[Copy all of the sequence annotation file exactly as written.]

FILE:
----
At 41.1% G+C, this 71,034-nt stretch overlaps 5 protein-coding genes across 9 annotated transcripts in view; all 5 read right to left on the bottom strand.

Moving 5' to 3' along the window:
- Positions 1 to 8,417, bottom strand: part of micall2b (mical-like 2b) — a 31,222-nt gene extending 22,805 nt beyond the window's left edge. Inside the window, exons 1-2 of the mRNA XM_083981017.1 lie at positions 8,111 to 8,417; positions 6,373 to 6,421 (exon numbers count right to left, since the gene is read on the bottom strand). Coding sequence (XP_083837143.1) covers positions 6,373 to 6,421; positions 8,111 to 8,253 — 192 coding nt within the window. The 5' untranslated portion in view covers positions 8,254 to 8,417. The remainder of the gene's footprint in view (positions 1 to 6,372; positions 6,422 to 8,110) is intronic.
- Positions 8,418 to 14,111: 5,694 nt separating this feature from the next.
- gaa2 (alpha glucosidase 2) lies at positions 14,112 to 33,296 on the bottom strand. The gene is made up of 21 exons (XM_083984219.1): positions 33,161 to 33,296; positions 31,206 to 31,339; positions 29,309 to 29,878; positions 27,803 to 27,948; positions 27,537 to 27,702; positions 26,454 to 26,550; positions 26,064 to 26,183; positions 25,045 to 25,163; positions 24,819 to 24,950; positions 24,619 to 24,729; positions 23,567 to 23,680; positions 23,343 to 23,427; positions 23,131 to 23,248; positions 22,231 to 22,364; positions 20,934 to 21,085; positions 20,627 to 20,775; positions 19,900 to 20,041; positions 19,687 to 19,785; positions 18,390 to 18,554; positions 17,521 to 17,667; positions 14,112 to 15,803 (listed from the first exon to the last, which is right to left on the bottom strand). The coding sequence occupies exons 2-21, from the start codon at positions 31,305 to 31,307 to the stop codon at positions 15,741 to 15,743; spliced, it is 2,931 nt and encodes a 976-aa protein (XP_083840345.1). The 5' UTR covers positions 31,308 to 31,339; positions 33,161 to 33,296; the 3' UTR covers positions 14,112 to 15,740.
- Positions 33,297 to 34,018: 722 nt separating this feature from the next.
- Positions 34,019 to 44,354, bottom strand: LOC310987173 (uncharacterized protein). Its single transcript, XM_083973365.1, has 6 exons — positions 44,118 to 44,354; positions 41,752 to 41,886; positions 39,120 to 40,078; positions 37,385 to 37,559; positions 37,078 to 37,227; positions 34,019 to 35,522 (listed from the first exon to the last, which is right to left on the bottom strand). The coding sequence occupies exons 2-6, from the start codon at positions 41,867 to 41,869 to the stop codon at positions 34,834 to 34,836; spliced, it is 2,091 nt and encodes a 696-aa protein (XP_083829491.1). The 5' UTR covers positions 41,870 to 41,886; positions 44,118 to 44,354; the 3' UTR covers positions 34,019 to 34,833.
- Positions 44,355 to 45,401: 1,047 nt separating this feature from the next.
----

At 41.1% G+C, this 71,034-nt stretch overlaps 5 protein-coding genes across 9 annotated transcripts in view; all 5 read right to left on the bottom strand.

Moving 5' to 3' along the window:
- Positions 1 to 8,417, bottom strand: part of micall2b (mical-like 2b) — a 31,222-nt gene extending 22,805 nt beyond the window's left edge. Inside the window, exons 1-2 of the mRNA XM_083981017.1 lie at positions 8,111 to 8,417; positions 6,373 to 6,421 (exon numbers count right to left, since the gene is read on the bottom strand). Coding sequence (XP_083837143.1) covers positions 6,373 to 6,421; positions 8,111 to 8,253 — 192 coding nt within the window. The 5' untranslated portion in view covers positions 8,254 to 8,417. The remainder of the gene's footprint in view (positions 1 to 6,372; positions 6,422 to 8,110) is intronic.
- Positions 8,418 to 14,111: 5,694 nt separating this feature from the next.
- gaa2 (alpha glucosidase 2) lies at positions 14,112 to 33,296 on the bottom strand. The gene is made up of 21 exons (XM_083984219.1): positions 33,161 to 33,296; positions 31,206 to 31,339; positions 29,309 to 29,878; positions 27,803 to 27,948; positions 27,537 to 27,702; positions 26,454 to 26,550; positions 26,064 to 26,183; positions 25,045 to 25,163; positions 24,819 to 24,950; positions 24,619 to 24,729; positions 23,567 to 23,680; positions 23,343 to 23,427; positions 23,131 to 23,248; positions 22,231 to 22,364; positions 20,934 to 21,085; positions 20,627 to 20,775; positions 19,900 to 20,041; positions 19,687 to 19,785; positions 18,390 to 18,554; positions 17,521 to 17,667; positions 14,112 to 15,803 (listed from the first exon to the last, which is right to left on the bottom strand). The coding sequence occupies exons 2-21, from the start codon at positions 31,305 to 31,307 to the stop codon at positions 15,741 to 15,743; spliced, it is 2,931 nt and encodes a 976-aa protein (XP_083840345.1). The 5' UTR covers positions 31,308 to 31,339; positions 33,161 to 33,296; the 3' UTR covers positions 14,112 to 15,740.
- Positions 33,297 to 34,018: 722 nt separating this feature from the next.
- Positions 34,019 to 44,354, bottom strand: LOC310987173 (uncharacterized protein). Its single transcript, XM_083973365.1, has 6 exons — positions 44,118 to 44,354; positions 41,752 to 41,886; positions 39,120 to 40,078; positions 37,385 to 37,559; positions 37,078 to 37,227; positions 34,019 to 35,522 (listed from the first exon to the last, which is right to left on the bottom strand). The coding sequence occupies exons 2-6, from the start codon at positions 41,867 to 41,869 to the stop codon at positions 34,834 to 34,836; spliced, it is 2,091 nt and encodes a 696-aa protein (XP_083829491.1). The 5' UTR covers positions 41,870 to 41,886; positions 44,118 to 44,354; the 3' UTR covers positions 34,019 to 34,833.
- Positions 44,355 to 45,401: 1,047 nt separating this feature from the next.